We can now do Spring certification without going for Pivotal training. It was long due and here it is finally!
Can you take Spring certification without Pivotal Training Course?
Read more: http://javarevisited.blogspot.com/2017/05/can-you-take-spring-certification-without-training-course.html#ixzz4hVUNb9fW
5 Spring Framework Books for Java developers (Includes Spring Security and Spring Boot) – Best of lot
Read more: http://www.java67.com/2016/12/5-spring-framework-books-for-java-programmers.html#ixzz4hVU7visy
I needed to install a local jar file into my laptop’s local maven repository and found this article. I used this approach to install this jar file in my repo:
mvn install:install-file -Dfile=my-model-1.2.1.jar -DgroupId=com.cyberaka.my.package -DartifactId=my-model -Dversion=1.2.1 -Dpackaging=jar -DgeneratePom=true
This duly added the local jar file under appropriate group id and artifact id inside my maven repository and I was able to refer to this dependency through my project’s pom.
I needed to email an HTML report and I was not happy with the fact that we have to create zip file containing the HTML, Images etc. I knew it was possible to embed base64 data directly into HTML I started looking for some PoC. My search took me to an online base64 encoder and decoder. This gave me the idea to convert the external image files into base64 string and embed it directly into HTML. On some search I landed up Apache Commons Codec Library which contains a Base64 class which can be used to covert an input stream into a base64 string.
I recently received a couple of REST Web Service endpoints where the implementation technology was not Java. So I had to either rollout my own object and then rely on the object mapper to map the JSON to Java or come up with an approach to generate the relevant POJO file. On a little bit of looking around I found out the following two links for generating Java Code from JSON.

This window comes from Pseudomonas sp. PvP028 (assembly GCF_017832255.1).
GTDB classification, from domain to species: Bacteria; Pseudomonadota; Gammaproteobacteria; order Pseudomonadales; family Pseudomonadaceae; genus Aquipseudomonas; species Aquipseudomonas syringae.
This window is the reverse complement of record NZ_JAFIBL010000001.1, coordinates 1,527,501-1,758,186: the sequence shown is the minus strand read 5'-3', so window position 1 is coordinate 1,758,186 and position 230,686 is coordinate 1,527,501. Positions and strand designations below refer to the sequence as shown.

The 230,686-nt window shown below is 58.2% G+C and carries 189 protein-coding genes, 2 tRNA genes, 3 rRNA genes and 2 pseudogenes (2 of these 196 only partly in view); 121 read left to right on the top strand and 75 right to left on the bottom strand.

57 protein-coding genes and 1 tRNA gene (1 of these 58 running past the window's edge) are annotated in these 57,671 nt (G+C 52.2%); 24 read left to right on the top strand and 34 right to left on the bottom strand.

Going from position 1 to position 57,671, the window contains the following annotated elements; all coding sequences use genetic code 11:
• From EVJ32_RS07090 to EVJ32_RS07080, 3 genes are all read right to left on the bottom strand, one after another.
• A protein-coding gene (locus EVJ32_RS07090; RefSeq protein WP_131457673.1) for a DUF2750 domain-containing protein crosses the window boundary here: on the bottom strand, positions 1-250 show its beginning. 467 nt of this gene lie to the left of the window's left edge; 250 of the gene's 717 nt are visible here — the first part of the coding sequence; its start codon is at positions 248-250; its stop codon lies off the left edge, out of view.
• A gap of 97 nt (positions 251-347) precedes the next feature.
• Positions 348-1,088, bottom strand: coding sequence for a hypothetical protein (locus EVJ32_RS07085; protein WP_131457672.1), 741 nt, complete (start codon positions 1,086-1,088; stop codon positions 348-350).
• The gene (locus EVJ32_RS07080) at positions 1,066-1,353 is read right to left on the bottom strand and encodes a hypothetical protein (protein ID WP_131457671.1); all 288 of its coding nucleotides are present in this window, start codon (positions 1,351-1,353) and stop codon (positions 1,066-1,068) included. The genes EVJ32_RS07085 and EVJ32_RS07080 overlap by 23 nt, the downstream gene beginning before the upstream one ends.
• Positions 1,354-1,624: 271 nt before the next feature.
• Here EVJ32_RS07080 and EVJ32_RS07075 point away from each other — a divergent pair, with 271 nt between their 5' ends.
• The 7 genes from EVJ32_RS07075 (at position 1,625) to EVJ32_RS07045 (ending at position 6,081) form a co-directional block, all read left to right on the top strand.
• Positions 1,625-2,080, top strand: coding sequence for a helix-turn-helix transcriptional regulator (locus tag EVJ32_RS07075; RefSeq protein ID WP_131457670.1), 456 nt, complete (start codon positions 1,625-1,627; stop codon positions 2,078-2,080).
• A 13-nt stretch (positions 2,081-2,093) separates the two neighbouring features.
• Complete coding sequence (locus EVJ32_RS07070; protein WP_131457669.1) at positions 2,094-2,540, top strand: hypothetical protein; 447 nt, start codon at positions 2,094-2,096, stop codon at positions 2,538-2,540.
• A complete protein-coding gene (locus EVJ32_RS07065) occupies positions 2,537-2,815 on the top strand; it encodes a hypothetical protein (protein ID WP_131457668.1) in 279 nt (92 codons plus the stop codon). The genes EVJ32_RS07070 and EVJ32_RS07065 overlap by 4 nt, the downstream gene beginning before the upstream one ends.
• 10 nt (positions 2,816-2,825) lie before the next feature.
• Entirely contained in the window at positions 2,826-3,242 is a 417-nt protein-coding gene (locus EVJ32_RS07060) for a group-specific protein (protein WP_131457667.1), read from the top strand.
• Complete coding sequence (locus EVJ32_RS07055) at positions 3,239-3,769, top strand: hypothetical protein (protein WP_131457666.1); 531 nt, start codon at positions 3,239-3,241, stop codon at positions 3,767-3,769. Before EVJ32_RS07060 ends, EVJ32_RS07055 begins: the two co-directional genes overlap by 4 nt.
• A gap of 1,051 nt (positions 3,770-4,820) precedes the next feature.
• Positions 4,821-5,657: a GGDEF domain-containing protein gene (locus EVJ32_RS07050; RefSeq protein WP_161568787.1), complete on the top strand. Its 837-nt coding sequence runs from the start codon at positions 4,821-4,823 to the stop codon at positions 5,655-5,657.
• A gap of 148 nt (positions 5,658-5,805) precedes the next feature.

The POJO generated were decent and got the job done. I didn’t have to write the POJO myself and the code generated by these websites did the job well.
Another link recommended in the posts comments.
http://www.freecodeformat.com/json2pojo.php (Thanks Daniel)
I use Fiddler extensively in Windows for debugging any HTTP traffic in my web applications. However on Mac Fiddler is not available. On some search I have found out the following tools which can do the job:
In Chrome just type “chrome://net-internals/#http2” in the address bar and you will be able to see all the HTTP traffic that is going on in your system. Not sure when it got added to Chrome but it is a very simple yet powerful utility.
This is Java based commercial utility which can be used for almost Fiddler like functionality. This works in Windows, Linux and Mac so it is good deal I think for any developer.
Update: On using Charles Proxy I found it to be dead simple to use and it fulfilled all the requirements I had on my Mac. There is 30 minute lockout feature for unlicensed version which seems fair. It is completely worth the 50$ price tag.
I wanted to try out Tomcat 8 and Java 8 for one of my production servers. The following link summarizes the various steps required for installing and configuring both Java 8 and Tomcat 8 from scratch.
Installing Java 8.x and Tomcat 8.x on Debian Jessie